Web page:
Groin hernia is an exceedingly common illness world-wide, and it is a frequent cause of chronic pain, which can be immensely debilitating and cause poor quality of life. Consequently, surgical hernia repair is one of the most frequently performed surgical procedures in the world.
In groin hernia surgery, recurrence has traditionally been the most important outcome to measure, but recently many hernia surgeons and researchers have also gained an increasing interest in patient-reported outcomes, such as chronic pain and quality of life. Thus, there is no current consensus on which outcomes of groin hernia repair are most important, and current outcome reporting in groin hernia trials is inconsistent and heterogenous.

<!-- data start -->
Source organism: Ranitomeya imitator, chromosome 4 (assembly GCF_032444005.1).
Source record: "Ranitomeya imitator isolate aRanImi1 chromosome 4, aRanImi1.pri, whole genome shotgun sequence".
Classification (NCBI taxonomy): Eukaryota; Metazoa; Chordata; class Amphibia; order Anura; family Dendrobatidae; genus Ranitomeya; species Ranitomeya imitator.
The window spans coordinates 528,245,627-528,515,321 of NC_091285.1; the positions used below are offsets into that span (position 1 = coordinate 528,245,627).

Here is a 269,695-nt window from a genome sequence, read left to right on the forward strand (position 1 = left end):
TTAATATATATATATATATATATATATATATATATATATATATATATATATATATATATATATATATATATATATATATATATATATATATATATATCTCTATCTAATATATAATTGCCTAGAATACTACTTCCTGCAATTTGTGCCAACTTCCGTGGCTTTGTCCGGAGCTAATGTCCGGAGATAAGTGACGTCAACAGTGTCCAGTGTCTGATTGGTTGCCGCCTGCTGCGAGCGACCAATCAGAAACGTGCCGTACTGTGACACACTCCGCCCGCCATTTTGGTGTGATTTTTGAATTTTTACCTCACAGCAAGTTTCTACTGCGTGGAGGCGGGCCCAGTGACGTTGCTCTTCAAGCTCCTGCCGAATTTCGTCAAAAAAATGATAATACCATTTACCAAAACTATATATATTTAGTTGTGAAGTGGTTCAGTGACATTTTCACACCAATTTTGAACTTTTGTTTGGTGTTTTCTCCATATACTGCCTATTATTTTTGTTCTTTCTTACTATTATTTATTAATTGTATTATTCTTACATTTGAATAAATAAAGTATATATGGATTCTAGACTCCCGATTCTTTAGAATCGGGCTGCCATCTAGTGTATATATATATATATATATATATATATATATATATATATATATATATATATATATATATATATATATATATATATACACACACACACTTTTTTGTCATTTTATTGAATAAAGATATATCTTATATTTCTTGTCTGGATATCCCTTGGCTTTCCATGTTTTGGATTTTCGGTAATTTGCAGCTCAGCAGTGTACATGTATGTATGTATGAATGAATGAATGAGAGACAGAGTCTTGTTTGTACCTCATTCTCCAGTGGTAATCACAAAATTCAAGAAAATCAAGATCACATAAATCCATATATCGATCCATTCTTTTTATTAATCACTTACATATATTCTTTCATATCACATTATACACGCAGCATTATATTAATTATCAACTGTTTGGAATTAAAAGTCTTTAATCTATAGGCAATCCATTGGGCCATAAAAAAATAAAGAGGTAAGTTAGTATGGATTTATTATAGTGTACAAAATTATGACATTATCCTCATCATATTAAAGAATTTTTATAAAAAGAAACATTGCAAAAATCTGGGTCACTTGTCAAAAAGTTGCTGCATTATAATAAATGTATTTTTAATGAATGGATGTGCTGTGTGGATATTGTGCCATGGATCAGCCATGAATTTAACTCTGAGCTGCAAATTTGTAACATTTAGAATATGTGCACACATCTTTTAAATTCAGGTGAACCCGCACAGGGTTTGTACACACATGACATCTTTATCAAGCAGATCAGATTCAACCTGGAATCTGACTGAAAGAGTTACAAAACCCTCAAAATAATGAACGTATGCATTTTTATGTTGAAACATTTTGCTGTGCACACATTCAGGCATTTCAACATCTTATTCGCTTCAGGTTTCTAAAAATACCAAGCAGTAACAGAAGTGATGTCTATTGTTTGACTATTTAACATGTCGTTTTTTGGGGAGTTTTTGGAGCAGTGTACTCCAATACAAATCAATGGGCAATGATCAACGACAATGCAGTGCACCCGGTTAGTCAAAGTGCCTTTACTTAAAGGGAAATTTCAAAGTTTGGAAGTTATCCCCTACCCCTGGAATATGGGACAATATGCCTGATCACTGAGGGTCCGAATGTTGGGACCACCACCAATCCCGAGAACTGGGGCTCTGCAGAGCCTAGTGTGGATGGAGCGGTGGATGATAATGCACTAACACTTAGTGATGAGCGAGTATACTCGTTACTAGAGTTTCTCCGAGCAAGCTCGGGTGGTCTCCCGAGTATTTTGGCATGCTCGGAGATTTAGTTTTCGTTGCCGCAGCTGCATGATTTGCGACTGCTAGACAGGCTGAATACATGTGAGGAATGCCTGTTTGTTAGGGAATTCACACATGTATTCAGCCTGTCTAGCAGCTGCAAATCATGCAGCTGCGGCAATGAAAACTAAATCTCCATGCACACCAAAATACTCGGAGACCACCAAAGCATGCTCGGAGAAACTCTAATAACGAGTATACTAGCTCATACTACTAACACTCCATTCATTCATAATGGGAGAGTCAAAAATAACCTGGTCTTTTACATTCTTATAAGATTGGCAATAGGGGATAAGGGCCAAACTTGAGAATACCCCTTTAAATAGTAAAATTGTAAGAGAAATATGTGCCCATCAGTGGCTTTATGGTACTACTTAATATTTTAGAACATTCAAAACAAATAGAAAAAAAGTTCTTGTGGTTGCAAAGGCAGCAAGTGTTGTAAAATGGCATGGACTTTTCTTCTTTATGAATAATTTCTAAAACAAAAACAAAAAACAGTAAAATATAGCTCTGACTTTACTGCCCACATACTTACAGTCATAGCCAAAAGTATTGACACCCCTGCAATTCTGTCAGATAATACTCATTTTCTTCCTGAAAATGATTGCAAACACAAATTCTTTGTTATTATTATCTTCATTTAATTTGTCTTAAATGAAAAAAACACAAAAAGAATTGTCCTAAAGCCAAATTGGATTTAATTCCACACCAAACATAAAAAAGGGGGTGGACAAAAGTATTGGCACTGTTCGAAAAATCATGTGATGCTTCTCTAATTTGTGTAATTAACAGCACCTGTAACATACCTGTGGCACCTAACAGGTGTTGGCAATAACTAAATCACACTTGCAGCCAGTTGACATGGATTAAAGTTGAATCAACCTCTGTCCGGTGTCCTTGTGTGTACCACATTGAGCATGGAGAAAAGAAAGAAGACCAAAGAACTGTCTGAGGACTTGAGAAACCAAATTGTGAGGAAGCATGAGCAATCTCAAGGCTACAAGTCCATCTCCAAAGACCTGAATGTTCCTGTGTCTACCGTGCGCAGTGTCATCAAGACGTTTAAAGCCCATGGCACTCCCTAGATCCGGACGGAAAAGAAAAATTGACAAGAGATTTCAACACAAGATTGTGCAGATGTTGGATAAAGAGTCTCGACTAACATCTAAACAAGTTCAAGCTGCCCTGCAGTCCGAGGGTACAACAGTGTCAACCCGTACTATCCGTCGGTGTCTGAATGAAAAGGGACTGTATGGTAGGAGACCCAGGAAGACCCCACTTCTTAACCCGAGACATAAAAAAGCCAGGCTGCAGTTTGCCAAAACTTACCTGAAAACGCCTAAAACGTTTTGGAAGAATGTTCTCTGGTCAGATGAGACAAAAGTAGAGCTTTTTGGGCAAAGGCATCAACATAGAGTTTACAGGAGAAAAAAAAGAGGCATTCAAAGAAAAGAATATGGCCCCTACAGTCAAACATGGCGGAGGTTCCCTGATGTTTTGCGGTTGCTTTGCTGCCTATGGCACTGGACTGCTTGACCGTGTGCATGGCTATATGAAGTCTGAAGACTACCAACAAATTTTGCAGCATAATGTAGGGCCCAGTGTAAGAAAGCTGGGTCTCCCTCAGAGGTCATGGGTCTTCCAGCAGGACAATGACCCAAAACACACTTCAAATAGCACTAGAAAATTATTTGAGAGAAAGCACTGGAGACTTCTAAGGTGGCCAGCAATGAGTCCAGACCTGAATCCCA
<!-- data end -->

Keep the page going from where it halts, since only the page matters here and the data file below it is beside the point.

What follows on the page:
We aim to develop a core outcome set for groin hernia trials through literature review and consensus methodology. This core outcome set will define which outcomes of groin hernia repair are most essential and should be recommended to be reported in all effectiveness trials investigating surgical approaches for groin hernia repair in adults.
Dr. Anders Gram-Hanssen, Center for Perioperative Optimization, Department of Surgery, Herlev Hospital, University of Copenhagen, Denmark
Professor Jacob Rosenberg, Center for Perioperative Optimization, Department of Surgery, Herlev Hospital, University of Copenhagen, Denmark
List of contributors will be expanded in the future.
- COS for clinical trials or clinical research
- Systematic review
- Delphi process
Phase 1: Updating a previously published systematic review on outcome reporting in groin hernia trials.
Phase 2: Delphi study to reach consensus among stakeholders on which outcomes are most important.
Phase 3: Consensus discussion in study steering committee and including key stakeholders with the aim of making a final selection of outcomes for the core outcome set.